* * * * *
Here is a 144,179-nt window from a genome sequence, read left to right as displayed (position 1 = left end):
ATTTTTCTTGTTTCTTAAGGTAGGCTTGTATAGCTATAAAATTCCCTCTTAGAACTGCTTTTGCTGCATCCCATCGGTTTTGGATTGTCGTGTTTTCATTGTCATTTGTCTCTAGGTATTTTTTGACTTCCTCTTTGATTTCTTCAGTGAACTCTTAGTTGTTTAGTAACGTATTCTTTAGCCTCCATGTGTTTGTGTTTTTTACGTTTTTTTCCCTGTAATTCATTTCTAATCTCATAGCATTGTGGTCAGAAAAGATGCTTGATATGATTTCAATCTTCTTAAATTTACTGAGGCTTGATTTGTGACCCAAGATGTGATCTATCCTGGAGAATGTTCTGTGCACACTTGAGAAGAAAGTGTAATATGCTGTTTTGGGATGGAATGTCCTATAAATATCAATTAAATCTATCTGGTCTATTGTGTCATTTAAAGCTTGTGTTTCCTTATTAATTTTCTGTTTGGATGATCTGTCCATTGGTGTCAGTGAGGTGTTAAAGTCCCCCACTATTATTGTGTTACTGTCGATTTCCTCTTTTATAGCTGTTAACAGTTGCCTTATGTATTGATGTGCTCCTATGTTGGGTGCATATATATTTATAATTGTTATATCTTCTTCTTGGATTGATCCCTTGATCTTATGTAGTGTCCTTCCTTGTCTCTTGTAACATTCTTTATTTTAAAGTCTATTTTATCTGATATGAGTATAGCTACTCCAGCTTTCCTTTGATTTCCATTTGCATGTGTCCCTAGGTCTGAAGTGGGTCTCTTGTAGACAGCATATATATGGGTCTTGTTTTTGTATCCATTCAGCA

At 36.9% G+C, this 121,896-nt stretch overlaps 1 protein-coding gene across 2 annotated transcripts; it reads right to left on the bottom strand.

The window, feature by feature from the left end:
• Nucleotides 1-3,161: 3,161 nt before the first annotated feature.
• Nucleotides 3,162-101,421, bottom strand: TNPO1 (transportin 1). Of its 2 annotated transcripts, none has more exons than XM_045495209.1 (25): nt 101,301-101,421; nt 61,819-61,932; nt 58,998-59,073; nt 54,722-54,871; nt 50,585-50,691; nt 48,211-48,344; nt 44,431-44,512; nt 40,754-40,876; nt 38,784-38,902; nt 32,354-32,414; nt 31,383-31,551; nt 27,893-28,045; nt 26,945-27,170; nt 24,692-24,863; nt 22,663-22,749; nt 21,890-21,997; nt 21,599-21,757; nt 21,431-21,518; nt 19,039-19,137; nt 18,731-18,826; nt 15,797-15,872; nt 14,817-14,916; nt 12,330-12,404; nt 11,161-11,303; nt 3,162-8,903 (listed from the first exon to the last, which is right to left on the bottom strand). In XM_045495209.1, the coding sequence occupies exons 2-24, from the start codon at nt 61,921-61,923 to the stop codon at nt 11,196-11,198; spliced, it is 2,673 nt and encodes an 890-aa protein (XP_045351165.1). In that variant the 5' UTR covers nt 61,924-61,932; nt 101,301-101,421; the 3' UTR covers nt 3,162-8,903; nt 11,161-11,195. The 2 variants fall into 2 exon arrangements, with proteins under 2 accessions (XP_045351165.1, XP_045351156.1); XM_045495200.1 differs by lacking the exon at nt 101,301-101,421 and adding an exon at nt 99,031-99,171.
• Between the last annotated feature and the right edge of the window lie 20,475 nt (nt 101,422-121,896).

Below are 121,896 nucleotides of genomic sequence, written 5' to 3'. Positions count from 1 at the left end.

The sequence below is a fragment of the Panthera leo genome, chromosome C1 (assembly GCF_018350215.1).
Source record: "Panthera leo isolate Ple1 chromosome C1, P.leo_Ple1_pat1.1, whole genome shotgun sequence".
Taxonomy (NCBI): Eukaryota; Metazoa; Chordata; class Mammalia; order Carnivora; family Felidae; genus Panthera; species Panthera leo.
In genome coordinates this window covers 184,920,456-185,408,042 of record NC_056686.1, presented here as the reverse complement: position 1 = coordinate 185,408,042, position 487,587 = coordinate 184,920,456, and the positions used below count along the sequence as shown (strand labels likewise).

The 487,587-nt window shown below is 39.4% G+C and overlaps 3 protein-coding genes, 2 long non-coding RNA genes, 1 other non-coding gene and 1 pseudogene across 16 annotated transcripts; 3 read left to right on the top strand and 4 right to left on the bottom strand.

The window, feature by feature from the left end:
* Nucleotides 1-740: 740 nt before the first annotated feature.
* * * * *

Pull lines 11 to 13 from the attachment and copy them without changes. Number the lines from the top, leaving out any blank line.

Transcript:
Taxonomy (NCBI): Eukaryota; Metazoa; Chordata; class Mammalia; order Carnivora; family Felidae; genus Panthera; species Panthera leo.
In genome coordinates this window covers 184,920,456-185,408,042 of record NC_056686.1, presented here as the reverse complement: position 1 = coordinate 185,408,042, position 487,587 = coordinate 184,920,456, and the positions used below count along the sequence as shown (strand labels likewise).

The 487,587-nt window shown below is 39.4% G+C and overlaps 3 protein-coding genes, 2 long non-coding RNA genes, 1 other non-coding gene and 1 pseudogene across 16 annotated transcripts; 3 read left to right on the top strand and 4 right to left on the bottom strand.